Low birth weight (LBW) has for some time been one of the conditions an expectant woman has to worry about when it comes to the delivery of her baby. The announcement of the arrival of a bouncing baby girl or boy has never been complete without the accompaniment of the weight of the baby, the heavier he or she is, the healthier they are assumed to be.
The average birth weight that is considered healthy for a newborn by the World Health Organisation (WHO) is anything above 2.5kg. Babies weighing less than that are normally considered to have a low birth weight which not uncommonly brings with it a number of complications, among them low immune systems which makes the baby prone to child diseases and health complications later in life.
CAUSES OF LOW BIRTH WEIGHT
Numerous reasons have been said to cause low birth weight including smoking by expectant mothers, premature births, young ages in motherhood, alcohol, multiple pregnancies ,poor nutrition and insufficient prenatal healthcare, and as it now emerges air pollution is on the list as well.
INDUSTRIAL AND CAR EMISSIONS
As highlighted by The Daily Nation on Thursday February 7, 2013, according to a recent report published in the journal Nature, pregnant women exposed to higher levels of air pollution from industrial and car emissions are more likely to have underweight children.
Researchers studied data from three million births at 14 research centres in nine countries, which included rapidly industrializing nations, by focusing on air pollutions.
According to the research, the chances of an infant being underweight increased when more air pollutants were at play. Lead particles found in petrol are said to inhibit enzymes as well as cause damage to kidneys, brain and the nervous system.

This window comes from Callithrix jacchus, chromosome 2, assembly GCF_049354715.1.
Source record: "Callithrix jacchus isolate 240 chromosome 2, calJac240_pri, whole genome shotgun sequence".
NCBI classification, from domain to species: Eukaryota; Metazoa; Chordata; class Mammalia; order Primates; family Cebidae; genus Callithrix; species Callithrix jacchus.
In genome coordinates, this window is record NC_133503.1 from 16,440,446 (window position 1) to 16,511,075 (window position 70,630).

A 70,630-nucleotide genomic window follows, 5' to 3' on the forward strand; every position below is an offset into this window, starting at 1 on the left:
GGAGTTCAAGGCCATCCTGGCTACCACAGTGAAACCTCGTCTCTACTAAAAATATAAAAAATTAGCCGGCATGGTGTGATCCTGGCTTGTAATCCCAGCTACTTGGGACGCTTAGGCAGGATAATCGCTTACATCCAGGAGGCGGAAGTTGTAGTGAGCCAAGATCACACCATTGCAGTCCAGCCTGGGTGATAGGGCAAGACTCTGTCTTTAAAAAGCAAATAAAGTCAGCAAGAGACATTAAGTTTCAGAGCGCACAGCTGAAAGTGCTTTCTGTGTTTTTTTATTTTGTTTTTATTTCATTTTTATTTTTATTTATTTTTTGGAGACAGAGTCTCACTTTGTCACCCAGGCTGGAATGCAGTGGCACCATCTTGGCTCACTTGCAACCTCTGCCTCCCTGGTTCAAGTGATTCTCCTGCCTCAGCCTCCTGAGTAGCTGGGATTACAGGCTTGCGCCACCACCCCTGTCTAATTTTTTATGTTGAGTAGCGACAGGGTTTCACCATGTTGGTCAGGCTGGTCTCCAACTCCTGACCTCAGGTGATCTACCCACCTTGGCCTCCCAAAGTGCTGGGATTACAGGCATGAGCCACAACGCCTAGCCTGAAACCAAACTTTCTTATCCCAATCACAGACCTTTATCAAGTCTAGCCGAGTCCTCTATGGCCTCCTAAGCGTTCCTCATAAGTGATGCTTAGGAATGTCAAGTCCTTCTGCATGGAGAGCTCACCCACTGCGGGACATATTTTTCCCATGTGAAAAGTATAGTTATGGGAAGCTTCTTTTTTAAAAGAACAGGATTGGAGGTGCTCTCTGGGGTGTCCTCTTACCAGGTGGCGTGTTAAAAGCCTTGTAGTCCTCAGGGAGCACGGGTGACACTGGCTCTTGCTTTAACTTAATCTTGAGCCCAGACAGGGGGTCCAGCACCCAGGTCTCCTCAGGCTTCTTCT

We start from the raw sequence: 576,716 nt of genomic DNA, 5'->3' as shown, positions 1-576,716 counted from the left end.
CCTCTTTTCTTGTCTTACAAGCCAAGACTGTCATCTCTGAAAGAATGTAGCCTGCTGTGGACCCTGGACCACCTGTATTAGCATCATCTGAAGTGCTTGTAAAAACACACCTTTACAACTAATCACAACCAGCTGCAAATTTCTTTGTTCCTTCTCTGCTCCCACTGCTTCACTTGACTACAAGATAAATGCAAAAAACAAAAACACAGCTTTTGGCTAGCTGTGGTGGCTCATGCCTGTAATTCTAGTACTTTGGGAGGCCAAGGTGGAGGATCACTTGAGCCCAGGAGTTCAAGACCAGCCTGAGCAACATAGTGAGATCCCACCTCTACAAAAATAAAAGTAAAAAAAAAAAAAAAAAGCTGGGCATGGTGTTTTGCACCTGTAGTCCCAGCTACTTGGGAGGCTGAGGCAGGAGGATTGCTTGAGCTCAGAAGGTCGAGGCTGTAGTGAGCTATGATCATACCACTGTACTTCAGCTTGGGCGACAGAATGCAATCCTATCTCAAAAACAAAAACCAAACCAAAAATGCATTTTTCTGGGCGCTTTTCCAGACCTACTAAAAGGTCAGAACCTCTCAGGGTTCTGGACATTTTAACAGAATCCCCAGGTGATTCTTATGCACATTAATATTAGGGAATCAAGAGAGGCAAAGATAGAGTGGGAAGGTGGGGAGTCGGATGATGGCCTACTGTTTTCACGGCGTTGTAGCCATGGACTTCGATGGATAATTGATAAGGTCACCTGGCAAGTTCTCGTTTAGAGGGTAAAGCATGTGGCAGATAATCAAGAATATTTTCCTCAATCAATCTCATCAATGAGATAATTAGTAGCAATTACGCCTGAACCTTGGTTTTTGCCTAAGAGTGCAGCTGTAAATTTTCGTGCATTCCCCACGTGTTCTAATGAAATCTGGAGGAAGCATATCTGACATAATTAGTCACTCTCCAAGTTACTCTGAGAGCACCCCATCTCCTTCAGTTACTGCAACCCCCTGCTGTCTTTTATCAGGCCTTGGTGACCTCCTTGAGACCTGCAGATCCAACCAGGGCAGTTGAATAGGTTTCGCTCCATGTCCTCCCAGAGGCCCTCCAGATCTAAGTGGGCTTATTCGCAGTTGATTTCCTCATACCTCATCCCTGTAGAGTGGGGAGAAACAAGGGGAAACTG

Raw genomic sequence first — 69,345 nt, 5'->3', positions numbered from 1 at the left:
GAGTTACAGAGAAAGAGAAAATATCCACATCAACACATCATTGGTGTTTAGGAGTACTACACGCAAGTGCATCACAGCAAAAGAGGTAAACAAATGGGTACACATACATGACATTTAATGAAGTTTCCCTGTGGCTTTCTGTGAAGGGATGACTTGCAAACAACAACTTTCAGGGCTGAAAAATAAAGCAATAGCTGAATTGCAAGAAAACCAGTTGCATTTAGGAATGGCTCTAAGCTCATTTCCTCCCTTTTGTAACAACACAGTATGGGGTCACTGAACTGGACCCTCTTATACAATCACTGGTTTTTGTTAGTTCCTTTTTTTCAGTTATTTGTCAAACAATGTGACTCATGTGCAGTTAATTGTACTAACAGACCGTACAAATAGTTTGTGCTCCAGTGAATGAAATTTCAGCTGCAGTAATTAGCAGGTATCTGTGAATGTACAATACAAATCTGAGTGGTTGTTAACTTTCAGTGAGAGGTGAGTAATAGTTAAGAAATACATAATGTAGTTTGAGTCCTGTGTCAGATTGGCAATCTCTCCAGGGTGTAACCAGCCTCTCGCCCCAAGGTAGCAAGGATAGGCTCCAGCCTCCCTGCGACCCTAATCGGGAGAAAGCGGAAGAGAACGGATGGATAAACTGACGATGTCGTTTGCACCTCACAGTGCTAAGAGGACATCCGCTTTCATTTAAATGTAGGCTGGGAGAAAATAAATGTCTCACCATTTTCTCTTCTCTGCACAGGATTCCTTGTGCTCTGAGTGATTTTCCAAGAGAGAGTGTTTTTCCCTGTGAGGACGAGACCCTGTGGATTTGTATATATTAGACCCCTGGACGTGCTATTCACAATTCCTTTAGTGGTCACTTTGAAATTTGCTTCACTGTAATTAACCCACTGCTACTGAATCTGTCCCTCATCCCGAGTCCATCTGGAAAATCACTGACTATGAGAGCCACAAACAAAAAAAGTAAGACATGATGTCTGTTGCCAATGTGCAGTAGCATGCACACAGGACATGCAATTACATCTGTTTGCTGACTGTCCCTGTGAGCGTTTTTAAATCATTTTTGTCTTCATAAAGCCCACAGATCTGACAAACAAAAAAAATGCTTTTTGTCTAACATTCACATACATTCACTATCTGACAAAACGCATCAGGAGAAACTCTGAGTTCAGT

Low birth weight constitutes sixty to eighty percent of the infant mortality rate in developing countries and it’s therefore crucial to regulate some of these environmental factors that cause LWB.
BELCHING BUSES AND LORRIES
So know we know that high vehicle emissions are dangerous to the health of babies, a concerning thought when one considers the lorries, buses and matatus belching out fumes on our city streets, or as they chug up hills heavily over laden.
The Kenya police have the power to pull such vehicles over to the side of the road and check their levels of emissions. The ‘General information on traffic regulations’ says that; ‘The exhaust shall not emit dense blue or clearly visible black smoke’, and that, ‘The concentration of carbon monoxide (CO) shall not exceed 0.5% of volume and hydrocarbons shall not exceed 0.12%/volume’.
It’s high time the Kenya police enforced such regulations, says the Kenya Forum, for all our sakes, but particularly for the sake of mothers and unborn children.